But NATO is merely one piece of a more comprehensive foreign policy issue, and one withal ignored by the press and presidential candidates alike: U.S. involvement in the United Nations system, a 65-year-old experiment in international government that, in defiance of all logic, is still with us, stronger and more meddlesome than ever.
Within the framework of the United Nations, the basis for U.S. foreign policy has not been national self-interest but international interest. Since the UN was created, the United States has spent its strength warring abroad in defense of far-flung regimes like South Korea and South Vietnam, and to evict tyrants from Serbia to Iraq — all at the behest of the so-called “international community” in the guise of the United Nations.
But this type of conduct is precisely what the Founders warned Americans against, from George Washington onwards. “The great rule of conduct for us, in regard to foreign nations,” Washington explained, “is, in extending our commercial relations, to have with them as little political connexion as possible.... Europe has a set of primary interests, which to us have none, or a very remote relation. Hence she must be engaged in frequent controversies, the causes of which are essentially foreign to our concerns. Hence, therefore, it must be unwise in us to implicate ourselves, by artificial ties, in the ordinary vicissitudes of her politics, or the ordinary combinations and collisions of her friendships or enmities.” A generation later, John Quincy Adams reaffirmed that America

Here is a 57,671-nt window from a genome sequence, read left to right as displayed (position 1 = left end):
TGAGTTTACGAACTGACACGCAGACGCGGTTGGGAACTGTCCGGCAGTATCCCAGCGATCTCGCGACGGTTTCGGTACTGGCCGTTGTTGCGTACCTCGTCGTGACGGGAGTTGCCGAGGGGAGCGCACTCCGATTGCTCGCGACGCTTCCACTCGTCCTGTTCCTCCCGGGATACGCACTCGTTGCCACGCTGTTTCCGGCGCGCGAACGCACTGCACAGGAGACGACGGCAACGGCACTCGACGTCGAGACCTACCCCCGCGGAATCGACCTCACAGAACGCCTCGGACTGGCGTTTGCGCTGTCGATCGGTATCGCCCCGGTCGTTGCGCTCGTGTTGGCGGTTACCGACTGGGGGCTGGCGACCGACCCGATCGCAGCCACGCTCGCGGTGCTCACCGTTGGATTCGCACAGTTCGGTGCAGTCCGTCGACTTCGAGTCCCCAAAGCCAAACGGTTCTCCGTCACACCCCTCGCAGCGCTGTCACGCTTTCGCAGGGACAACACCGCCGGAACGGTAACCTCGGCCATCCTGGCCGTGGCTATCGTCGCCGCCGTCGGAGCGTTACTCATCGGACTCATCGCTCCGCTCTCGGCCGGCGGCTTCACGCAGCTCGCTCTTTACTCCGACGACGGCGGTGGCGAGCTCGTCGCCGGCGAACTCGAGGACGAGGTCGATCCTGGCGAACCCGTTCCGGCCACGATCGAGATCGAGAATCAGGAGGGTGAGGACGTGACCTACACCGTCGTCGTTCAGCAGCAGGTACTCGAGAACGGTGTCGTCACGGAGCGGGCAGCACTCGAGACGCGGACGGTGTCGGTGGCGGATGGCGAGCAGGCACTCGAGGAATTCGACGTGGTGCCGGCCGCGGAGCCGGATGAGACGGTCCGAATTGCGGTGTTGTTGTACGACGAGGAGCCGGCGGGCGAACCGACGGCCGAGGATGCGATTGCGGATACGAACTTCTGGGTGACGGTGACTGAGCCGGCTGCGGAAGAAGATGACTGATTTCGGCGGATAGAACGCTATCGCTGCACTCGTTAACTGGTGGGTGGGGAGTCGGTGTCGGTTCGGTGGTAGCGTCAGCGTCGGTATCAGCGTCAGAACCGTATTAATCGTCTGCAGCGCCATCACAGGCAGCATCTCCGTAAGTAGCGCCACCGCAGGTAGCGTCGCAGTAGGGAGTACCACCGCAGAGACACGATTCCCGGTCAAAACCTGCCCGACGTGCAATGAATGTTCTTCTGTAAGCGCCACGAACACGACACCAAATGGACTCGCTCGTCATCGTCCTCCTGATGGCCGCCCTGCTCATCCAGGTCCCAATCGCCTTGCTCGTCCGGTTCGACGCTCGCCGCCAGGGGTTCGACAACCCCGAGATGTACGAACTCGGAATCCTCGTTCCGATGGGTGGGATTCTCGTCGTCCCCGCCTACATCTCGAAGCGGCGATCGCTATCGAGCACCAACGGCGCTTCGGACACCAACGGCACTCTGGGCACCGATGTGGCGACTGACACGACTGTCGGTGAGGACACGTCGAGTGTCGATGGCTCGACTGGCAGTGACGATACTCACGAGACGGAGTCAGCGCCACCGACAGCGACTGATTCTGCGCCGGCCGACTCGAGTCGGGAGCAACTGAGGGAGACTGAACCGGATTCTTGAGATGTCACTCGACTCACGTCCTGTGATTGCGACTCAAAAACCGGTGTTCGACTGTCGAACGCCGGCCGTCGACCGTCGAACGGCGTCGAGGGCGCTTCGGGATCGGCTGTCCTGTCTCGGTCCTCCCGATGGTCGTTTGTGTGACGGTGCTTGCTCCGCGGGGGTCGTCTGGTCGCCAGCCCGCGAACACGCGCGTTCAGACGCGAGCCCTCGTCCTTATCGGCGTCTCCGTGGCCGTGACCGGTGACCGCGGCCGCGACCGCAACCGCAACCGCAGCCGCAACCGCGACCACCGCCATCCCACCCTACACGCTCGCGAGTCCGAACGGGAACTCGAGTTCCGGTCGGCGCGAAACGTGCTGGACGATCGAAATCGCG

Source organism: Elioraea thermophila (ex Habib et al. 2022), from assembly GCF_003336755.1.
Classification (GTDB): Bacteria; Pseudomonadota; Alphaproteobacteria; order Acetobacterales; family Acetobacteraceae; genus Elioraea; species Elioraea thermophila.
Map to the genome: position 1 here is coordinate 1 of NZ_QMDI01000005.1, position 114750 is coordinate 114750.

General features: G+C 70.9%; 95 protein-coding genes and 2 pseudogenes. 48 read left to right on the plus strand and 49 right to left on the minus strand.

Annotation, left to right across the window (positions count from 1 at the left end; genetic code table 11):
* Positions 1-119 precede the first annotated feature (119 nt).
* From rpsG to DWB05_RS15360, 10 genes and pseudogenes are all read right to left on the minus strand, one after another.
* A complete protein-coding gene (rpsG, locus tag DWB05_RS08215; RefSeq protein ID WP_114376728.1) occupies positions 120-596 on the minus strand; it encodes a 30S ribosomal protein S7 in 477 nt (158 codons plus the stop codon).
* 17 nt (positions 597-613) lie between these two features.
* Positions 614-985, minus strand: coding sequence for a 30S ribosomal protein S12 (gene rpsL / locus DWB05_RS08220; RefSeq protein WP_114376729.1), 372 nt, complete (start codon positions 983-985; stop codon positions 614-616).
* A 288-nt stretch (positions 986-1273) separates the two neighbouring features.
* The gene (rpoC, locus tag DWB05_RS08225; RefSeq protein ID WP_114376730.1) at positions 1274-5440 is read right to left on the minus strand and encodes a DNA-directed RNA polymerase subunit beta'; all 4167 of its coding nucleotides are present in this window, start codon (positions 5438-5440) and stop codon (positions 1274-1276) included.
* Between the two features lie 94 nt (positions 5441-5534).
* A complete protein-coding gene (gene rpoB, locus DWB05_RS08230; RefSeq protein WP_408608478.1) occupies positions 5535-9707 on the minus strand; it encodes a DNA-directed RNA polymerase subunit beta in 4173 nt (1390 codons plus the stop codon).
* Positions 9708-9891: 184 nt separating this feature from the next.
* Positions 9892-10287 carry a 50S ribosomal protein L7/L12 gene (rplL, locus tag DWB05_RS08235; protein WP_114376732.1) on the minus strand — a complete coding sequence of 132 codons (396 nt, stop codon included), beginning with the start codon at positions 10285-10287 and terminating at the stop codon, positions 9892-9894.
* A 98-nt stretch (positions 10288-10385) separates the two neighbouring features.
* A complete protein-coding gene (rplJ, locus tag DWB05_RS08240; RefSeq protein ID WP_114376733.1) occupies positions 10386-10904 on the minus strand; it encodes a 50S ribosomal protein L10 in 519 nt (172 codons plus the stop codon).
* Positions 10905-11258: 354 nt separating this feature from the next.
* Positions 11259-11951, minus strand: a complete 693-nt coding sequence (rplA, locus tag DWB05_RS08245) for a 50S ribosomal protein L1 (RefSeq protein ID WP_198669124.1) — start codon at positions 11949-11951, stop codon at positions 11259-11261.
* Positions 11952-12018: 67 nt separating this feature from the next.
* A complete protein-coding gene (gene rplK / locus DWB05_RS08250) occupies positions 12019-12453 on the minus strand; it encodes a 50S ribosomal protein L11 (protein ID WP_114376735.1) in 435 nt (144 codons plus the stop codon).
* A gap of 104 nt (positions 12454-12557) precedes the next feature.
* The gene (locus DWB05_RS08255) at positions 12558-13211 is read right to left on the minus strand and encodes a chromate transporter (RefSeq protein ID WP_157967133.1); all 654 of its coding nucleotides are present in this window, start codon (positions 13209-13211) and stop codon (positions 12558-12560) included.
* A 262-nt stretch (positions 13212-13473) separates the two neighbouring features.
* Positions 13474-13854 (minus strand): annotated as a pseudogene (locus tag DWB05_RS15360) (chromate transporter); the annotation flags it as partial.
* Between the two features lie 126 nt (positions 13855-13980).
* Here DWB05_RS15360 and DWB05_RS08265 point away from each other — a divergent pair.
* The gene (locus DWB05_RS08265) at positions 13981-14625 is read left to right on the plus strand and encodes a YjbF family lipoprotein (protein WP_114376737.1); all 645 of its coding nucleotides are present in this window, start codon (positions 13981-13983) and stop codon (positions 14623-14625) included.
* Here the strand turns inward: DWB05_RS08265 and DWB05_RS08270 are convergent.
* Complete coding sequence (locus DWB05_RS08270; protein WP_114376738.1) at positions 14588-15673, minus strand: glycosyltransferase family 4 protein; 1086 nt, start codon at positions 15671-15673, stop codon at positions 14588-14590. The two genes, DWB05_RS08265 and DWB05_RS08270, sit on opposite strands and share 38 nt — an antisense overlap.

goes not abroad, in search of monsters to destroy. She is the well-wisher to the freedom and independence of all. She is the champion and vindicator only of her own.... She well knows that by once enlisting under other banners than her own, were they even the banners of foreign independence, she would involve herself beyond the power of extrication, in all the wars of interest and intrigue, of individual avarice, envy, and ambition, which assume the colors and usurp the standard of freedom. The fundamental maxims of her policy would insensibly change from liberty to force.... She might become the dictatress of the world. She would be no longer the ruler of her own spirit.